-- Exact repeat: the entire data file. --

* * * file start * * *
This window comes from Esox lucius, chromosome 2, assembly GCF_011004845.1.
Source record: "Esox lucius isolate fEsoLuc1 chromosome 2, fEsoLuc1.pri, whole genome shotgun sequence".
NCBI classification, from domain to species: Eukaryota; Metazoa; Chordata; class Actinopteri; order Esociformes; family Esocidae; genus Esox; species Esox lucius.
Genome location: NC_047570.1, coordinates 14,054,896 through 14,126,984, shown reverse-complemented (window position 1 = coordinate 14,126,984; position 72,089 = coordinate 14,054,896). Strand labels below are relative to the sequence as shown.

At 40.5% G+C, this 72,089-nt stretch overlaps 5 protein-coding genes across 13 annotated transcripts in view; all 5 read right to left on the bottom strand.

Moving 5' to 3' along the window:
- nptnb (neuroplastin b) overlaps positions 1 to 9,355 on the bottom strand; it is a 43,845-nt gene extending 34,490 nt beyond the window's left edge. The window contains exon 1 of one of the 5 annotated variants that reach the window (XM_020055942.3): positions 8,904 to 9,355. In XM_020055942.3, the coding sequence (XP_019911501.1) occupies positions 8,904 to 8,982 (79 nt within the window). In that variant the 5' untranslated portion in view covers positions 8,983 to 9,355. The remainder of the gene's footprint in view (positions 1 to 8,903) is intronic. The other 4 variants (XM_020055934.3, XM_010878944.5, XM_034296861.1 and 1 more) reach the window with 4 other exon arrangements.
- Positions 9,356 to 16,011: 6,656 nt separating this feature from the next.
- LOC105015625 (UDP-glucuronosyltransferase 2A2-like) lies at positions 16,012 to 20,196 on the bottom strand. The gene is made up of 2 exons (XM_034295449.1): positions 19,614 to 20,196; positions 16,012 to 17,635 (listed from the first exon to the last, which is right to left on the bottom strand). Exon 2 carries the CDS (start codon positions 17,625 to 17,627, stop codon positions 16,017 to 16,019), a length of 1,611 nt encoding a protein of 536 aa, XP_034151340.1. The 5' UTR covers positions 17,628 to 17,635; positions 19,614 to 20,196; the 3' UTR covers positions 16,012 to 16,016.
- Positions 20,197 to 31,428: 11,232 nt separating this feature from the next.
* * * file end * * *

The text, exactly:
This window comes from Esox lucius, chromosome 2, assembly GCF_011004845.1.
Source record: "Esox lucius isolate fEsoLuc1 chromosome 2, fEsoLuc1.pri, whole genome shotgun sequence".
NCBI classification, from domain to species: Eukaryota; Metazoa; Chordata; class Actinopteri; order Esociformes; family Esocidae; genus Esox; species Esox lucius.
Genome location: NC_047570.1, coordinates 14,054,896 through 14,126,984, shown reverse-complemented (window position 1 = coordinate 14,126,984; position 72,089 = coordinate 14,054,896). Strand labels below are relative to the sequence as shown.

At 40.5% G+C, this 72,089-nt stretch overlaps 5 protein-coding genes across 13 annotated transcripts in view; all 5 read right to left on the bottom strand.

Moving 5' to 3' along the window:
- nptnb (neuroplastin b) overlaps positions 1 to 9,355 on the bottom strand; it is a 43,845-nt gene extending 34,490 nt beyond the window's left edge. The window contains exon 1 of one of the 5 annotated variants that reach the window (XM_020055942.3): positions 8,904 to 9,355. In XM_020055942.3, the coding sequence (XP_019911501.1) occupies positions 8,904 to 8,982 (79 nt within the window). In that variant the 5' untranslated portion in view covers positions 8,983 to 9,355. The remainder of the gene's footprint in view (positions 1 to 8,903) is intronic. The other 4 variants (XM_020055934.3, XM_010878944.5, XM_034296861.1 and 1 more) reach the window with 4 other exon arrangements.
- Positions 9,356 to 16,011: 6,656 nt separating this feature from the next.
- LOC105015625 (UDP-glucuronosyltransferase 2A2-like) lies at positions 16,012 to 20,196 on the bottom strand. The gene is made up of 2 exons (XM_034295449.1): positions 19,614 to 20,196; positions 16,012 to 17,635 (listed from the first exon to the last, which is right to left on the bottom strand). Exon 2 carries the CDS (start codon positions 17,625 to 17,627, stop codon positions 16,017 to 16,019), a length of 1,611 nt encoding a protein of 536 aa, XP_034151340.1. The 5' UTR covers positions 17,628 to 17,635; positions 19,614 to 20,196; the 3' UTR covers positions 16,012 to 16,016.
- Positions 20,197 to 31,428: 11,232 nt separating this feature from the next.